As more people contract the novel coronavirus, there’s also an increase in the number of individuals who experience strange and rare symptoms. A huge cause for concern has been the recent discovery that the coronavirus causes strokes and Kawasaki disease — a rare inflammatory condition — in those considered young and low-risk.
Coronavirus and Strokes
After spotting a rising trend in stroke and coronavirus patients, researchers suspected that the novel coronavirus causes strokes. Mount Sinai Hospital neurosurgeon J. Morro and his research team are currently searching for a potential causal connection between the two.
“We were seeing double the number of [stroke] cases,” Morro told Popular Science. “It was quite dramatic.”
Most alarming about the trend is the average age of the COVID-19 patients affected. Those who suffered from a stroke were considered low-risk, ages ranging from 33 to 49 years old. According to the Centers for Disease Control and Prevention (CDC), people considered high-risk for COVID-19 are 65 years or older.
While there isn’t enough data yet for researchers to prove and explain a connection between strokes and coronavirus, they have their theories. Many believe the virus binds to receptors on the cells of blood vessels, causing clotting. However, this is all still just speculation, as further research is necessary in order to prove that coronavirus causes strokes.
When it comes to the apparent link between strokes and the coronavirus, some hospitals are taking more precautions than others. A number of hospitals have incorporated blood thinners into their COVID-19 treatment procedures.
Rare Case: Kawasaki Disease
Another blood flow-related condition has seen a rise in patients along with the growing number of COVID-19 Cases. It’s called the Kawasaki disease, and it causes inflammation of the artery walls and can prevent blood flow to the heart. It’s also most prevalent in infants and young children.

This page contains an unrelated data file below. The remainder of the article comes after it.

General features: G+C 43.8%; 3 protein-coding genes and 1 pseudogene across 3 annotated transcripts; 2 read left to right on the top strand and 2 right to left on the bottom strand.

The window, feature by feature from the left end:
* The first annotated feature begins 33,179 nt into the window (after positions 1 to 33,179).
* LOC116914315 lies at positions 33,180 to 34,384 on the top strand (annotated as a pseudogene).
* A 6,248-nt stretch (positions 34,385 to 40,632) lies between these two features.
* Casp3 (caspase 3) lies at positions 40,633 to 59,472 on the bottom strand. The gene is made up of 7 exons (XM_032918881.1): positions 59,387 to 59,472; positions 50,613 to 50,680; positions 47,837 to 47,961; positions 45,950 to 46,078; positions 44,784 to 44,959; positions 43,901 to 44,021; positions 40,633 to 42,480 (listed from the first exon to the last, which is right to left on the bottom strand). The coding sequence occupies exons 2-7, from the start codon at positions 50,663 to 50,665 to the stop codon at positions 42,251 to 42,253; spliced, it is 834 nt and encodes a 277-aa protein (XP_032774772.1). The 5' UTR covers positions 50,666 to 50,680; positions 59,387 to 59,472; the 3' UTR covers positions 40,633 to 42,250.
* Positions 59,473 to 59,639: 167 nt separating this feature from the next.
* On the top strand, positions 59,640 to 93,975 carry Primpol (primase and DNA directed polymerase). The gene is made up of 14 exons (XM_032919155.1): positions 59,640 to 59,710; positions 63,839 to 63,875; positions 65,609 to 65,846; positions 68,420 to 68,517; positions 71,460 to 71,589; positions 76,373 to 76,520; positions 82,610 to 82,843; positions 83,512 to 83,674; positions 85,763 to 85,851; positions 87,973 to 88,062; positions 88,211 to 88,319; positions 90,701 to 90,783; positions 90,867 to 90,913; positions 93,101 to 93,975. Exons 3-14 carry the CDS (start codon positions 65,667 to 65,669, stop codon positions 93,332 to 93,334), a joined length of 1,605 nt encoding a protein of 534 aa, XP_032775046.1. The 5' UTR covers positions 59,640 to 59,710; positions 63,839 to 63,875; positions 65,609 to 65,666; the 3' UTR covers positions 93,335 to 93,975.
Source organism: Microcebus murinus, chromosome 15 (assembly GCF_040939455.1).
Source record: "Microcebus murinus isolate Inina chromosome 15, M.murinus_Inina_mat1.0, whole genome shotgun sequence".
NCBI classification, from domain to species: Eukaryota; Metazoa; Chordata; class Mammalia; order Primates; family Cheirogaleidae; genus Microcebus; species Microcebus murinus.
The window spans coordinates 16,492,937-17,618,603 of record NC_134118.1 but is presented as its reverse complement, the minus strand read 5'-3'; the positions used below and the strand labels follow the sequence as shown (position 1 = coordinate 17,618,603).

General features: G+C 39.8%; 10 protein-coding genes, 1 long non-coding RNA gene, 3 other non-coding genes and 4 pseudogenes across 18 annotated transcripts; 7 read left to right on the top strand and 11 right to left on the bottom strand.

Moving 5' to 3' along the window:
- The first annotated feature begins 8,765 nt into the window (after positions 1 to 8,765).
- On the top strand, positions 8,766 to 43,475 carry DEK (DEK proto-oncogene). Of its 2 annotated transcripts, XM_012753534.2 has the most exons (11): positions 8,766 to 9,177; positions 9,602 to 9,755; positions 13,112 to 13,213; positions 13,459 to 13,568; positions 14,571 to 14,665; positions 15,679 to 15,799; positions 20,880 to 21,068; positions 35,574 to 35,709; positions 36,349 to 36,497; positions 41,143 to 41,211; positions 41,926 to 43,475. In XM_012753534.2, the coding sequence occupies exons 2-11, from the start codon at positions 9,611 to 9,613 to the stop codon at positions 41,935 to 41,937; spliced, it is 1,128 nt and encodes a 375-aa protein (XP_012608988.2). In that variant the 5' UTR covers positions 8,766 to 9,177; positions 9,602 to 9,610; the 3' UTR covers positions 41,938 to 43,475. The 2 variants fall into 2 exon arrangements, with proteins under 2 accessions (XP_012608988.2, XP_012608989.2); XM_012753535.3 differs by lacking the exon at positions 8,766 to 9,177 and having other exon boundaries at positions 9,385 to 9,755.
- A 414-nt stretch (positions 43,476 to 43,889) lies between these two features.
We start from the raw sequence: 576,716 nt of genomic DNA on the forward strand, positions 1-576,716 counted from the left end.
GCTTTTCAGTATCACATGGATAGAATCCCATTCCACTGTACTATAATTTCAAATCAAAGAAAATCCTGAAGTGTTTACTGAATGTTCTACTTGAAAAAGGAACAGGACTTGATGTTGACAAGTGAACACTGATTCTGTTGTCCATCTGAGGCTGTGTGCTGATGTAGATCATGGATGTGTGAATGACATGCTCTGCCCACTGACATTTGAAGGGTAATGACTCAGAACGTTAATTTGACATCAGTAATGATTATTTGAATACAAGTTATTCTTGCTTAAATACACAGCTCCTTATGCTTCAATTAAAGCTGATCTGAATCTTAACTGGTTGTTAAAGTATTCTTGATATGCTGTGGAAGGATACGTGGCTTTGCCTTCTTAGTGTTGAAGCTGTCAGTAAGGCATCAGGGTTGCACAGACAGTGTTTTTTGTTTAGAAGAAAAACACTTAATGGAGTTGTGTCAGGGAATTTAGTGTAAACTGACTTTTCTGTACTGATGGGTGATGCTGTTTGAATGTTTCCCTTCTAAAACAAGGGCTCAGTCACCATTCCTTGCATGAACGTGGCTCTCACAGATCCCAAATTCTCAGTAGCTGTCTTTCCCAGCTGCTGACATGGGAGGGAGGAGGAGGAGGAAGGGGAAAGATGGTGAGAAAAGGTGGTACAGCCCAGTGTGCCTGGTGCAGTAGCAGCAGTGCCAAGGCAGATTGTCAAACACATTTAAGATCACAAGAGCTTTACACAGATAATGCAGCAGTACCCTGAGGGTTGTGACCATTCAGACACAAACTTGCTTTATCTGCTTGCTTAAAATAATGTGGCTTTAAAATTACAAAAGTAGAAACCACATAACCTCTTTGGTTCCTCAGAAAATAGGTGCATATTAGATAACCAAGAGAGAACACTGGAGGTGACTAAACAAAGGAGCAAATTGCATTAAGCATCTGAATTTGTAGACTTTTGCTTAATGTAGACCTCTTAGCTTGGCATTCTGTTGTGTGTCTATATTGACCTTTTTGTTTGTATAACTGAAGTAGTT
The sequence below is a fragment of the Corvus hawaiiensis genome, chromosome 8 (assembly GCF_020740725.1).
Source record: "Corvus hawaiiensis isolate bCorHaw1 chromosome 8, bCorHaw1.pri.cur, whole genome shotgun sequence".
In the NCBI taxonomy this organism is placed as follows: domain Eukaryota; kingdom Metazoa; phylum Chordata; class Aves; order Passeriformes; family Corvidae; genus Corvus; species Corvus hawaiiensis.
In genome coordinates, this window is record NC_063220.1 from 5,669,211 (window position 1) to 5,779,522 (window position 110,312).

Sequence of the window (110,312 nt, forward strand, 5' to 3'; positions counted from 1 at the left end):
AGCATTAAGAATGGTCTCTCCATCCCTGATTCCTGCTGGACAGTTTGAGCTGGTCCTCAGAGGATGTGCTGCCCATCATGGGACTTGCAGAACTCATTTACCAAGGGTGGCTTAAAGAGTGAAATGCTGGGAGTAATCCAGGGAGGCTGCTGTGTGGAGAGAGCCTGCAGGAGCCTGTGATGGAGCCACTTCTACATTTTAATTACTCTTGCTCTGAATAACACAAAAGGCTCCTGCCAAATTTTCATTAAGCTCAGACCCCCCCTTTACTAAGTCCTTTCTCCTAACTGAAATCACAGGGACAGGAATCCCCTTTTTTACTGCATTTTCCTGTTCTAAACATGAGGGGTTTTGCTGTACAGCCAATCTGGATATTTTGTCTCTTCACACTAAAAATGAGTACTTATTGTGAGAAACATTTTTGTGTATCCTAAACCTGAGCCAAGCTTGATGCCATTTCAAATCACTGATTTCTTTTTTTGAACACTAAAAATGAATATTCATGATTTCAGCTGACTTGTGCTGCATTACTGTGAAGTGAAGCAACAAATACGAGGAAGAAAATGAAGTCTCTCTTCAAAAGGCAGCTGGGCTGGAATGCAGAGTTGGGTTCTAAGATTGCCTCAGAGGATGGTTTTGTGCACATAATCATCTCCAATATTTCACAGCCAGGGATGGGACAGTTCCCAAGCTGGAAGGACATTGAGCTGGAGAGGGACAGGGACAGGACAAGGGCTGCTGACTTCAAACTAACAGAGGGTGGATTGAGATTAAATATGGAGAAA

Symptoms for Kawasaki disease include rashes on the torso and groin, bloodshot eyes, swollen lips, “strawberry” tongue, swollen lymph nodes, swollen hands and feet, and redness in palms and the soles of the feet.
While Kawasaki disease is treatable and most children who develop it recover relatively safely, it can still be deadly. The cause for Kawasaki disease remains unknown, but studies suggest it’s linked to viruses or bacterial infections.
At Stanford Children’s Hospital in California, a six-month-old girl was admitted with the Kawasaki disease. She later tested positive for the coronavirus. Her symptoms only included fever and lack of appetite. She didn’t have a cough or experience congestion.
Outside the US, Italy and Spain have seen some patients suffer from both COVID-19 and Kawasaki disease. In spite of the limited number of Kawasaki disease and COVID-19 patients, experts maintain that this combination of diseases is a rare find.
Dr. Brad Segal, who worked on the case with the six-month-old told CNN that as far as his research team can tell, “this is something exceedingly uncommon.”